Already, close to 100,000 people worldwide speak German. If current trends are anything to go by, Brexit could see English wane and German gain a boost from extra learners fleeing Britain and a boosted influence in official spheres. Mark Twain once wrote that “the German language needs reforming”, but soon more people than ever might find themselves struggling over a German Zungenbrecher. Besides, for us Brits it might offer a good chance for us to crack our monoglot reputation.

Member comments

  1. I think even Canada, where I’m from, has more than 100,000 people who can speak German. Surely Europe has more?

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For members


The best podcasts for learning and perfecting your German

Once you've learned the basics of German, listening to podcasts is one of the best ways of increasing vocabulary and speeding up comprehension. Here are some of the best podcasts out there for German learners.

The best podcasts for learning and perfecting your German


Coffee Break German

Coffee Break German aims to take you through the basics of German in a casual lesson-like format. It is extremely easy to listen to. Each 20-minute episode acts as a mini-lesson, where German native Thomas teaches Mark Pendleton, the founder and CEO of Coffee Break Languages, the basics.

All phrases are broken down into individual words. After new phrases are introduced the listeners are encouraged to repeat them back to practise pronunciation.

The advantage of listening to this podcast is that the learner, Mark, begins at the same level as you. He is also a former high school French and Spanish teacher. He often asks for clarification of certain phrases, and it can feel as if he is asking the very questions you want answered.

You can also stream the podcast directly from the provider’s website, where they sell a supplementary package from the Coffee Break German Academy, which offers additional audio content, video flashcards and comprehensive lesson notes

German Pod 101

German Pod 101 aims to teach you all about the German language, from the basics in conversations and comprehension to the intricacies of German culture. German Pod 101 offers various levels for your German learning and starts with Absolute Beginner.

The hosts are made up of one German native and one American expat living in Germany, in order to provide you with true authentic language, but also explanations about the comparisons and contrasts with English. This podcast will, hopefully, get you speaking German from day one.

Their website offers more information and the option to create an account to access more learning materials.

Learn German by Podcast

This is a great podcast if you don’t have any previous knowledge of German. The hosts guide you through a series of scenarios in each episode and introduce you to new vocabulary based on the role-plays. Within just a few episodes, you will learn how to talk about your family, order something in a restaurant and discuss evening plans. Each phrase is uttered clearly and repeated several times, along with translations.


Learn German by Podcast provides the podcasts for free but any accompanying lesson guides must be purchased from their website. These guides include episode transcripts and some grammar tips. 


Easy German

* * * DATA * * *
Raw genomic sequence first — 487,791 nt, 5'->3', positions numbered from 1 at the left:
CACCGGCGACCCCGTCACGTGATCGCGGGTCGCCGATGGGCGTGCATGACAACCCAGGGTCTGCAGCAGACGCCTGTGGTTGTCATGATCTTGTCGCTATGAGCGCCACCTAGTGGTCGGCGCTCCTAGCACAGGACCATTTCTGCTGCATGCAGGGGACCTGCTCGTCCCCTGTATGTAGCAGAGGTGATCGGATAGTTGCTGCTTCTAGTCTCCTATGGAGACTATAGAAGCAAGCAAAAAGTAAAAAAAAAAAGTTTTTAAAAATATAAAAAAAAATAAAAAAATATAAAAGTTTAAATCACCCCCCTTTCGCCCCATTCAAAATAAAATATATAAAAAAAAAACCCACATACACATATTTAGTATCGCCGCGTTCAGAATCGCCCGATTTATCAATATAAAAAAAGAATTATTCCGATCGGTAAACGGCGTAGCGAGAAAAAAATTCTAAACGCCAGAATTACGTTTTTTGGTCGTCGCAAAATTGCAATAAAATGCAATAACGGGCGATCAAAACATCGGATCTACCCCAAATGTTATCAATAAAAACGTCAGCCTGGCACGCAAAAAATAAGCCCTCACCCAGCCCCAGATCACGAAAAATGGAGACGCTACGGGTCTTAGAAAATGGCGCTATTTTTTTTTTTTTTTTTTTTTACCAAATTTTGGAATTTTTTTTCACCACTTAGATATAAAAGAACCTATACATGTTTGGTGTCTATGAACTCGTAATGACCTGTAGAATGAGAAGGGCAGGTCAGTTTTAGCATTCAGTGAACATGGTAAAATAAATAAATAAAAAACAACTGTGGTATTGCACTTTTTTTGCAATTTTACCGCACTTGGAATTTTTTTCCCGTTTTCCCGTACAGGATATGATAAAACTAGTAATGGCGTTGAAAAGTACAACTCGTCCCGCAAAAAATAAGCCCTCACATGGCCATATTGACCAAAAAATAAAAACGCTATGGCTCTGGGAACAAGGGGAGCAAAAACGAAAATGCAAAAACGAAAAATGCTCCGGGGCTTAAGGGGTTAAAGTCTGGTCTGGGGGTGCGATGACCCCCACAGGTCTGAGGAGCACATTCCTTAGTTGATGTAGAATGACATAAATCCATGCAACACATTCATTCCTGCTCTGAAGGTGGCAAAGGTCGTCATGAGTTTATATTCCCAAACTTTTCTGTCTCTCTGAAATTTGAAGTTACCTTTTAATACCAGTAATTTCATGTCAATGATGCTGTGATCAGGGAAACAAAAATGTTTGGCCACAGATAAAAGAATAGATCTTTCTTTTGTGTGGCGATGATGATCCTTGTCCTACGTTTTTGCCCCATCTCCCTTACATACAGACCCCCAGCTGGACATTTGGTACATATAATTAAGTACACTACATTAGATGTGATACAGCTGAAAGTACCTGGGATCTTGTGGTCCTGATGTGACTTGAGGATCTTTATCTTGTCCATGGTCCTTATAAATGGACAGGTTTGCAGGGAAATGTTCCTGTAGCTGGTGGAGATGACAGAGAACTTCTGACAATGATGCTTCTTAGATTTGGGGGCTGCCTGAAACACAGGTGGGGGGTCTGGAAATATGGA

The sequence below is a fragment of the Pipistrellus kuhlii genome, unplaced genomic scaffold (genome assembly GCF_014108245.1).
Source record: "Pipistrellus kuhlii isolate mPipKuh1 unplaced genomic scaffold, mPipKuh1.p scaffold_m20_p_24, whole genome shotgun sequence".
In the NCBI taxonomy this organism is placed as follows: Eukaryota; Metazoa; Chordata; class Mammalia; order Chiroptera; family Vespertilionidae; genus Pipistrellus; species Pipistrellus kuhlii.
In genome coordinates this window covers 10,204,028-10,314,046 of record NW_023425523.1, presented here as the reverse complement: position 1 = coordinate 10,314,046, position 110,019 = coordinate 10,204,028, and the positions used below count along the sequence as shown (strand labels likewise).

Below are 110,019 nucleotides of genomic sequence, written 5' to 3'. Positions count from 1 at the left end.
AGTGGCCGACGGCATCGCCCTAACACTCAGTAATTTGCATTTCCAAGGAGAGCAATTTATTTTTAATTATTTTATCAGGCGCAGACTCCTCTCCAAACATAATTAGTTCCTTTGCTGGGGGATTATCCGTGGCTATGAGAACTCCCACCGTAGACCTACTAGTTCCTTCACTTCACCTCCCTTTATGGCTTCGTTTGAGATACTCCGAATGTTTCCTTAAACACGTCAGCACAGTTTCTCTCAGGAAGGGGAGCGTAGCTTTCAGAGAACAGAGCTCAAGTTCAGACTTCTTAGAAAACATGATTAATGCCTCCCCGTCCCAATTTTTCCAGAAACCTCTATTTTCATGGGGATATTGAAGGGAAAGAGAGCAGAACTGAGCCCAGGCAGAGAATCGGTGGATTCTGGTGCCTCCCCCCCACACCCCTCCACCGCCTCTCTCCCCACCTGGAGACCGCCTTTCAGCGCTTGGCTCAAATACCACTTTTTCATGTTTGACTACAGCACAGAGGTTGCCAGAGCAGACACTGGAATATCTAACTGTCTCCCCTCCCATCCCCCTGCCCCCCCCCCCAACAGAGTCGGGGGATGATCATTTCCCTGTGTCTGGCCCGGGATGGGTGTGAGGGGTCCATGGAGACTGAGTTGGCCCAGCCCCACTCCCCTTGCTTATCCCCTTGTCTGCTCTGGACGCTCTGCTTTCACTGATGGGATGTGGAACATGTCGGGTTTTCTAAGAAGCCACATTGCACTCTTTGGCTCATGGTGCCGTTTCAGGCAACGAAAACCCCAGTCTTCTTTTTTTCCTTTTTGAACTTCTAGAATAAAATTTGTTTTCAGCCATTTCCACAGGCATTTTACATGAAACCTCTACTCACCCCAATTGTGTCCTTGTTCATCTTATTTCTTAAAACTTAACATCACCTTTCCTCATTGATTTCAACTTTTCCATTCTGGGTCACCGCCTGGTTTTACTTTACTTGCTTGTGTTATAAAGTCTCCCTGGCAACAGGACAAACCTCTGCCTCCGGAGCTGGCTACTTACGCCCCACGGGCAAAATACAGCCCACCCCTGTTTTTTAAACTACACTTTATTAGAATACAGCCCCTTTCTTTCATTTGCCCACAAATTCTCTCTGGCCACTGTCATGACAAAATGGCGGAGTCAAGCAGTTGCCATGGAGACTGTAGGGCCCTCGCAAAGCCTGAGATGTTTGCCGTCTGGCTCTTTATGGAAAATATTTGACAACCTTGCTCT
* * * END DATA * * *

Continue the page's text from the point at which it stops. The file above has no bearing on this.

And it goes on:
This podcast takes the form of a casual conversation between hosts Manuel and Cari, who chat in a fairly free-form manner about aspects of their daily lives. Sometimes they invite guests onto the podcast, and they often talk about issues particularly interesting to expats, such as: “How do Germans see themselves?”. Targeted at young adults, the podcasters bring out a new episode very three or four days.

News in Slow German

This is a fantastic podcast to improve your German listening skills. What’s more, it helps you stay informed about the news in several different levels of fluency.

The speakers are extremely clear and aim to make the podcast enjoyable to listen to. For the first part of each episode the hosts talk about a current big news story, then the second part usually features a socially relevant topic. 

A new episode comes out once a week and subscriptions are available which unlock new learning tools.

SBS German

This podcast is somewhat interesting as it is run by an Australian broadcaster for the German-speaking community down under. Perhaps because ethnic Germans in Australia have become somewhat rusty in their mother tongue, the language is relatively simple but still has a completely natural feel.

There is a lot of news here, with regular pieces on German current affairs but also quite a bit of content looking at what ties Germany and Australia together. This lies somewhere between intermediate and advanced.

A woman puts on headphones in Gadebusch, Mecklenburg-Vorpommern. Photo: dpa | Jens Büttner


Auf Deutsche gesagt

This is another great podcast for people who have a high level of German. The host, Robin Meinert, talks in a completely natural way but still manages to keep it clear and comprehensible.

This podcast also explores a whole range of topics that are interesting to internationals in Germany, such as a recent episode on whether the band Rammstein are xenophobic. In other words, the podcast doesn’t just help you learn the language, it also gives you really good insights into what Germans think about a wide range of topics.


Bayern 2 present their podcast Sozusagen! for all those who are interested in the German language. This isn’t specifically directed at language learners and is likely to be just as interesting to Germans and foreigners because it talks about changes in the language like the debate over gender-sensitive nouns. Each episode explores a different linguistic question, from a discussion on German dialects to an analysis of political linguistics in Germany.